We wrote a blog on this. Likewise, we learned that it wasn't NOKIA who created the test.

I do agree with you though. The test... is kinda worthless.

As agile coach to a venture capital group, I have found the Nokia test useful to get Scrum teams started. We have 14 portfolio companies doing Scrum.

When they start out they score about 4 which is similar to Scrum people in Scrum training classes. By the time they get to 6 they have doubled velocity and when they hit 8 they have tripled velocity. This can often happen in 2-3 months, sometimes in 3 sprints.

Then other things become more important, like how to go into a hyperproductive state. The Nokia test won't take you there.

However, tripling your velocity seems useful to me. Of course most Scrum teams don't even know their velocity and they could certainly benefit from the Nokia test.

At Citrix Online (where we have 44 Scrum-ish teams), I rewrote and use the Nokia test in our agile training programs to assess the maturity of our audience, and adapt the training based on the aggregate scores.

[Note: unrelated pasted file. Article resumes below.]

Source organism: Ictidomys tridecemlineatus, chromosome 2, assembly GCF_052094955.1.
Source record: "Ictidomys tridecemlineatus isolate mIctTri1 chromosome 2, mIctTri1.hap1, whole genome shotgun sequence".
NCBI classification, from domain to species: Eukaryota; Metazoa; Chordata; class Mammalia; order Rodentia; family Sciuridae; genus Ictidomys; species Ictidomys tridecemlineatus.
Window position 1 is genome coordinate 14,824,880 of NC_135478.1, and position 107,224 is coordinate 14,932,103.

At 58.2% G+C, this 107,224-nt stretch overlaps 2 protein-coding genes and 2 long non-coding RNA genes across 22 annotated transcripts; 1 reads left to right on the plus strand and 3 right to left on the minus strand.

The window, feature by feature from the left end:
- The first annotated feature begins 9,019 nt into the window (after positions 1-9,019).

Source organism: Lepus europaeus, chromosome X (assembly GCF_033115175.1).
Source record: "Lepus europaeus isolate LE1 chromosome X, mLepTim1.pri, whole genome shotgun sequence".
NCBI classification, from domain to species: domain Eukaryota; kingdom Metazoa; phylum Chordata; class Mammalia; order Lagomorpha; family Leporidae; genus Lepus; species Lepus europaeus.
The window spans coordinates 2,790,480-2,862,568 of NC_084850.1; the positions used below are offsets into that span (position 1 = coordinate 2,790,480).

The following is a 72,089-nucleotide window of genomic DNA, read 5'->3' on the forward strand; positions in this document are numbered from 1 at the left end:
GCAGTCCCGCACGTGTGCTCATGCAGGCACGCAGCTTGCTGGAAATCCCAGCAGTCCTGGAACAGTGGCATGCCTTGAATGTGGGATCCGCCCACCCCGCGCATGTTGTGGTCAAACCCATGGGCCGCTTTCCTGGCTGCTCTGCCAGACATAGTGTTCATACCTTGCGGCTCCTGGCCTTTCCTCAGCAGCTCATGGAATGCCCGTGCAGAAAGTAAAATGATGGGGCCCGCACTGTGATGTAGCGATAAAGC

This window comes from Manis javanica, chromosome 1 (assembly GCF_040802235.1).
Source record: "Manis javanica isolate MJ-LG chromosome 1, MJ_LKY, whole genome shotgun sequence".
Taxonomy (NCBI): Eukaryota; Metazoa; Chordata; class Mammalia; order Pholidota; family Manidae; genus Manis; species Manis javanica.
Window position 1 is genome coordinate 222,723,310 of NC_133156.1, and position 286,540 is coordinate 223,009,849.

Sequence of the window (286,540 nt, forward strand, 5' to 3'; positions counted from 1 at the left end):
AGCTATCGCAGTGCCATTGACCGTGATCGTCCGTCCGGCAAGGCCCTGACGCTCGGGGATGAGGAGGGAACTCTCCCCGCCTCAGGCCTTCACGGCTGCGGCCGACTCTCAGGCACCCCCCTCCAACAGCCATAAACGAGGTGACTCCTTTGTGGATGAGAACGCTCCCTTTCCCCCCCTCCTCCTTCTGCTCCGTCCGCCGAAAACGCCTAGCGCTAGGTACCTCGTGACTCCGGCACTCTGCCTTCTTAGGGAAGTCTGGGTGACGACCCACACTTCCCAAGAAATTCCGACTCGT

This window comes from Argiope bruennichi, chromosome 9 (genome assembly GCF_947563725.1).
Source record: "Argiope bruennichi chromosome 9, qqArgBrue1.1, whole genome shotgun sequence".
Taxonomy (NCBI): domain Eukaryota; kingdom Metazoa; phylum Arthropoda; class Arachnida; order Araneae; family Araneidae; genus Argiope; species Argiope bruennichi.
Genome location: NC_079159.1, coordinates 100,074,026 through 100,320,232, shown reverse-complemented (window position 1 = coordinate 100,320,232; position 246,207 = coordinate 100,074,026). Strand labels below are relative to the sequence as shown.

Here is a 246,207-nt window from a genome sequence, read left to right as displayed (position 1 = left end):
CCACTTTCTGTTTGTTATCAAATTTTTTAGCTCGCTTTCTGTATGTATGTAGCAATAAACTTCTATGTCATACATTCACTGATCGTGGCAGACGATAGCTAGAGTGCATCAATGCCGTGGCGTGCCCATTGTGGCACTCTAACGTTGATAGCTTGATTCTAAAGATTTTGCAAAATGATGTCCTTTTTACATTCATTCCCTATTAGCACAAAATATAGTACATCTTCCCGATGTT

I think what we developed is pretty useful as a teaching/coaching tool.

I just ran it in an agile training for a new acquisition of ours, with 5 Scrum teams, and it helped that group understand the changes they could make to gain higher productivity. They asked for a copy to use for their ongoing continuous improvement goals, because the questions it asks provide easy goals to achieve higher productivity.

I think helping people self-assess their agile maturity isn't something we throw out with the bathwater.

Maybe the key here is that I rewrote it to assess the skills I wanted to motivate, rather than washing my hands of it.

It is working well for us. Of course, your mileage may vary. Should we just give it a different name? "The Heathen Test"? The "Test of the Unwashed"? :)

I agree something like this is a bad thing in the hands of management. They should maybe revise the test so that is not so bad in the wrong hands.

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This page contains a single entry by Bas Vodde published on February 16, 2011 9:49 AM.